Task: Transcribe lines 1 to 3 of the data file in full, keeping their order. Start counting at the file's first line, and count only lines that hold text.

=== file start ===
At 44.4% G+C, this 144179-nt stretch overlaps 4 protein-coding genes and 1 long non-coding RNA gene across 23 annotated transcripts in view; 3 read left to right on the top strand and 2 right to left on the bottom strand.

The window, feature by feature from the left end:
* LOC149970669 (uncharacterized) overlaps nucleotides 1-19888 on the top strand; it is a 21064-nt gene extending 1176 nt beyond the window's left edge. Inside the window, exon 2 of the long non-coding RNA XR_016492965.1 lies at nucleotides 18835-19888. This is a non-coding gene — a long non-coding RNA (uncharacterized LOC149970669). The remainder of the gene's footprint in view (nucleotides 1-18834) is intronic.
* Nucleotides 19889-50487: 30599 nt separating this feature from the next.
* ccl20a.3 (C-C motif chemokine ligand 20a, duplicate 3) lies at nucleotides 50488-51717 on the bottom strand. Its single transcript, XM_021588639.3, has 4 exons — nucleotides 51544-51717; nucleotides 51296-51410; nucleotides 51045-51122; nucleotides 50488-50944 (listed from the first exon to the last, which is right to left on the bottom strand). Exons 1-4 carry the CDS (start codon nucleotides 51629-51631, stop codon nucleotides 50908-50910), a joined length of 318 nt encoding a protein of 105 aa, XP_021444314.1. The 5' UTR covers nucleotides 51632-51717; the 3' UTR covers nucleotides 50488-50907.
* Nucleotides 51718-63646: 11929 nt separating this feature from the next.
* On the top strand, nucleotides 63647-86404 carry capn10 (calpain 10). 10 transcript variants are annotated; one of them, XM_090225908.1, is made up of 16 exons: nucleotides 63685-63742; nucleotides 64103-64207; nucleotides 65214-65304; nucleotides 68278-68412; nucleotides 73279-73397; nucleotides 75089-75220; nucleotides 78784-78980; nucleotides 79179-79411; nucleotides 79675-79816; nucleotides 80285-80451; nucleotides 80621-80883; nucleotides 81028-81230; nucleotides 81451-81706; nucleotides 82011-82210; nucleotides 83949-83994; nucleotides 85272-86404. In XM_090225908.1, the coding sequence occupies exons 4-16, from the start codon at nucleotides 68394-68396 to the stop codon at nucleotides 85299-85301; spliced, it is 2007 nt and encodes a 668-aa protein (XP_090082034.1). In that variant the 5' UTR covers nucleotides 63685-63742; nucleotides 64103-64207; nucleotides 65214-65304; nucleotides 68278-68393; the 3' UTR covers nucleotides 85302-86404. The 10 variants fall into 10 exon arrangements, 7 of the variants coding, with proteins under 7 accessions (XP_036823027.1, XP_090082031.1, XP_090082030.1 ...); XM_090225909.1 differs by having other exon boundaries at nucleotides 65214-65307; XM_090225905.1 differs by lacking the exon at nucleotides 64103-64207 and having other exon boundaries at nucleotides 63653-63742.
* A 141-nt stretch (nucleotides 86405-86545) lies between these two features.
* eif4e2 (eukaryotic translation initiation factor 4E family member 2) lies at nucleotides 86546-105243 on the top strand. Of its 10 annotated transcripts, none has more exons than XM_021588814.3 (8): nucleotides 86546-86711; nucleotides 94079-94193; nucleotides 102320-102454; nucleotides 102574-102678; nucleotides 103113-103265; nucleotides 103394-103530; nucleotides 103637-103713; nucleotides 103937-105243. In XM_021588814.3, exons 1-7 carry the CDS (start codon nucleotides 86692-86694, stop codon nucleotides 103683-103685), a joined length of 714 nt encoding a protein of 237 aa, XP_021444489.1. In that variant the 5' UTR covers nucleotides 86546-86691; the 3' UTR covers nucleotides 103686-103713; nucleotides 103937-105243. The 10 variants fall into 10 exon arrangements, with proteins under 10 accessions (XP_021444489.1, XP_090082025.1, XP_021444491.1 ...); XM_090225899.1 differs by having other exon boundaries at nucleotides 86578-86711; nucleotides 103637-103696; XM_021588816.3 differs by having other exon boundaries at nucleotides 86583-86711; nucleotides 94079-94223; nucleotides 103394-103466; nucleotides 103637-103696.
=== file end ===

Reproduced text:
At 44.4% G+C, this 144179-nt stretch overlaps 4 protein-coding genes and 1 long non-coding RNA gene across 23 annotated transcripts in view; 3 read left to right on the top strand and 2 right to left on the bottom strand.

The window, feature by feature from the left end:
* LOC149970669 (uncharacterized) overlaps nucleotides 1-19888 on the top strand; it is a 21064-nt gene extending 1176 nt beyond the window's left edge. Inside the window, exon 2 of the long non-coding RNA XR_016492965.1 lies at nucleotides 18835-19888. This is a non-coding gene — a long non-coding RNA (uncharacterized LOC149970669). The remainder of the gene's footprint in view (nucleotides 1-18834) is intronic.